This term describes the period between the moment a user clicks on a page and the goes to the Search Engine Results (SERPs). It is estimated that the longer a user stays in a site, the better or more useful he found the site's content.
Dwell time is one of the most important site metrics and one of the most misunderstood because site owners tend to confuse it with Time on Page or Bounce rate.
Dwell time is the time a visitor or user spends on a page before returning to the Search Engine Results (SERPs), and the longer the dwell time the user spends on a site, the better because it indicates that the user consumed, used, and enjoyed most of them on the website before heading to another one.
An example of how search engines could read different dwell times:
The user did not find what was expected on the site, so he quickly returned to the Search Engine Results Page (SERPs) to find a better option.
The user did find the content interesting or useful, so he stayed to check it out.
The content on the site exceeded the expectations so, the user stayed to appreciate the information he found really useful or interesting.
A few years ago, it was not confirmed that the Dwell Time was something that search engines could use to rank a site. Even though today it is a fact, it is not a very famous metric, and website owners tend to forget about it. But suppose the Dwell time measures how useful the users find a site’s content. In that case, this tool is probably one of the most important and reliable that search engines have. Here are other reasons why:
It is an indicator of relevance: if a site has a high Dwell Time among many users, it probably means that its content is useful and should rank higher to other users to use it.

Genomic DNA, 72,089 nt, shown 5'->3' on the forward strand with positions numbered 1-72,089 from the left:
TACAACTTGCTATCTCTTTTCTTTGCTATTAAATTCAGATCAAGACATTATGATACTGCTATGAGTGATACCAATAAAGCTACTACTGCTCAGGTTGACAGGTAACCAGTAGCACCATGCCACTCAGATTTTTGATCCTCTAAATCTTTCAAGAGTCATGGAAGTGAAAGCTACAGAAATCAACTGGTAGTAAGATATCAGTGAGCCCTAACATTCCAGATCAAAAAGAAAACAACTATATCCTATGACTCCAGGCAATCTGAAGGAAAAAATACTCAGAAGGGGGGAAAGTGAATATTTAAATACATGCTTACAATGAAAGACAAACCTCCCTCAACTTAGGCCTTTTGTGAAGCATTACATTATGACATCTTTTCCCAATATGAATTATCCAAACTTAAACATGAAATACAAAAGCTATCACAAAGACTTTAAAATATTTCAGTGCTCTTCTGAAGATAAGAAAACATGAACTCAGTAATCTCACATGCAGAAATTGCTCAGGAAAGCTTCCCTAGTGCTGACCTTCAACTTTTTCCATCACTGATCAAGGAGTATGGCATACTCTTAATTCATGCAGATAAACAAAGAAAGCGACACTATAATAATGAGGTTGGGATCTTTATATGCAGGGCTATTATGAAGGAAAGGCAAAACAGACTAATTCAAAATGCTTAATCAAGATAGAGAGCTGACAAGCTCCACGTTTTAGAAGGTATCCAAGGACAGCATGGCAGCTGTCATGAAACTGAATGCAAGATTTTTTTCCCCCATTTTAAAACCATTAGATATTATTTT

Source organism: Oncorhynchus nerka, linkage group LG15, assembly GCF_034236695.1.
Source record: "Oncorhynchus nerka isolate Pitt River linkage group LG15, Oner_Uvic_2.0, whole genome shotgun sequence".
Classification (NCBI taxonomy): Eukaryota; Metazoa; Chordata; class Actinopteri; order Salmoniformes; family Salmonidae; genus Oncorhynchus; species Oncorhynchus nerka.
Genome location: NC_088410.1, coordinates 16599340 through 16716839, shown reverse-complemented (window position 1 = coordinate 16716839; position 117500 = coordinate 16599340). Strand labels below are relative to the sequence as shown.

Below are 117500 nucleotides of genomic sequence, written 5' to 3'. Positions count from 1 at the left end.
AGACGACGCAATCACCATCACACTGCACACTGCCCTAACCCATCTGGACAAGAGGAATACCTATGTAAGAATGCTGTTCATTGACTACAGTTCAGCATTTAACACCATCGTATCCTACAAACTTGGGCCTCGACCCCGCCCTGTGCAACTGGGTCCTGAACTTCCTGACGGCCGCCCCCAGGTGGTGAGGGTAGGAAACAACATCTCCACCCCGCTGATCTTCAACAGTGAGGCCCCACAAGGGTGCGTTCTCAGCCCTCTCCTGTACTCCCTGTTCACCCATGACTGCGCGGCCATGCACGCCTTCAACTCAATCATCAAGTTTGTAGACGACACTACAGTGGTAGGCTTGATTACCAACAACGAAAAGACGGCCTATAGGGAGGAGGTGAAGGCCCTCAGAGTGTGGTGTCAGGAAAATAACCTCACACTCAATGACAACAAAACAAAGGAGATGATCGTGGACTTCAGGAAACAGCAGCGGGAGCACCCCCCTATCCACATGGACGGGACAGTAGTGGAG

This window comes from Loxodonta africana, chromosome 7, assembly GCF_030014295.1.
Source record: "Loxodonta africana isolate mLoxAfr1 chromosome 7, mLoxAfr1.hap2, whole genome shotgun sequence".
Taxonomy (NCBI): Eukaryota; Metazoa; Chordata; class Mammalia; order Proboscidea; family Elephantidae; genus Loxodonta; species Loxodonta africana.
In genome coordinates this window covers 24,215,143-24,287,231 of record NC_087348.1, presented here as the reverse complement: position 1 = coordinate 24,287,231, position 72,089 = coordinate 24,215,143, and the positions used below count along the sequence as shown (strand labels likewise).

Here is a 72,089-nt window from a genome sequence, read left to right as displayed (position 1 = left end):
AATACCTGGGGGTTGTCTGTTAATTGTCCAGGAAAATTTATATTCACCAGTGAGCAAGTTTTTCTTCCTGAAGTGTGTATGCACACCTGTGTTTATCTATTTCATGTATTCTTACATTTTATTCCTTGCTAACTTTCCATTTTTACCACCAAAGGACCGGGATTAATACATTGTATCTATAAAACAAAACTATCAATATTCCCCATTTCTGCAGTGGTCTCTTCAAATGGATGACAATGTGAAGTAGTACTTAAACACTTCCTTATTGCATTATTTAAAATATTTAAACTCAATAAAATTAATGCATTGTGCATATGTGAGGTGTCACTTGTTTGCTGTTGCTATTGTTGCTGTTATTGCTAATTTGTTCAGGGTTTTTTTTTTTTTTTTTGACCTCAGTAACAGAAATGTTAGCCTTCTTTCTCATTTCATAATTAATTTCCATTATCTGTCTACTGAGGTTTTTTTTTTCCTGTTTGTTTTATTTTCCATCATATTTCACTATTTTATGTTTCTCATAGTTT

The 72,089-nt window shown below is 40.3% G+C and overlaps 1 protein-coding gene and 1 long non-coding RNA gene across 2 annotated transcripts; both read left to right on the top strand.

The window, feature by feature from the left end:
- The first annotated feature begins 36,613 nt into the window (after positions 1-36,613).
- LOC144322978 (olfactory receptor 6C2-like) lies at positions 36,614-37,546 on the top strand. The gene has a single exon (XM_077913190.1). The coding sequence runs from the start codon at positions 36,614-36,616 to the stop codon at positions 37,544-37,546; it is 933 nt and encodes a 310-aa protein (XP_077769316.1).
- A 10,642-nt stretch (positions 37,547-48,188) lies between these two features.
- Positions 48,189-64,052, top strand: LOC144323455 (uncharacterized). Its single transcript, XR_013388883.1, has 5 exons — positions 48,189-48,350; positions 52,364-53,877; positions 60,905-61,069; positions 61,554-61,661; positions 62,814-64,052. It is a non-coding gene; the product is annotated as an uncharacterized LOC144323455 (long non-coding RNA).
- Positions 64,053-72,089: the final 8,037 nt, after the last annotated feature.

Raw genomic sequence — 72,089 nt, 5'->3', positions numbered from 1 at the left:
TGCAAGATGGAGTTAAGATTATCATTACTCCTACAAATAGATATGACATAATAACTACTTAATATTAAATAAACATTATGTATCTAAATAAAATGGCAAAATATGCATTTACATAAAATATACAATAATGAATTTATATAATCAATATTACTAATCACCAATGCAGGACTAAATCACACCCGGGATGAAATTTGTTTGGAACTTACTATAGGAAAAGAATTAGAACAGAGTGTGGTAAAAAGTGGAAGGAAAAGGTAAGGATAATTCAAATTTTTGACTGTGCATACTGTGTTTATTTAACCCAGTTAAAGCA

It is more useful than Bounce Rate: Bounce Rate is not a trustworthy ranking signal because many factors can affect the bouncing of a user from a site to another that may not have to do with the content itself; the Dwell Time makes a lot more logical examination.
Recommended Reading: Factors that impact your bounce rate
A lot of site owners do not know the real differences between these three, or will maybe use them as a substitute one from another; even though they may be alike, it is not the same thing. The definitions of each one are:
The period of time a user spends between the moments he clicks on a website and when he goes back to the Search Engine Result Pages (SERPs).
It is the percentage of users that only visit one page on the website; it does not affect if it is one seconds or ten minutes.
The amount of time a user spends on a page before going anywhere else does not matter if it is back to the SERPs or another website.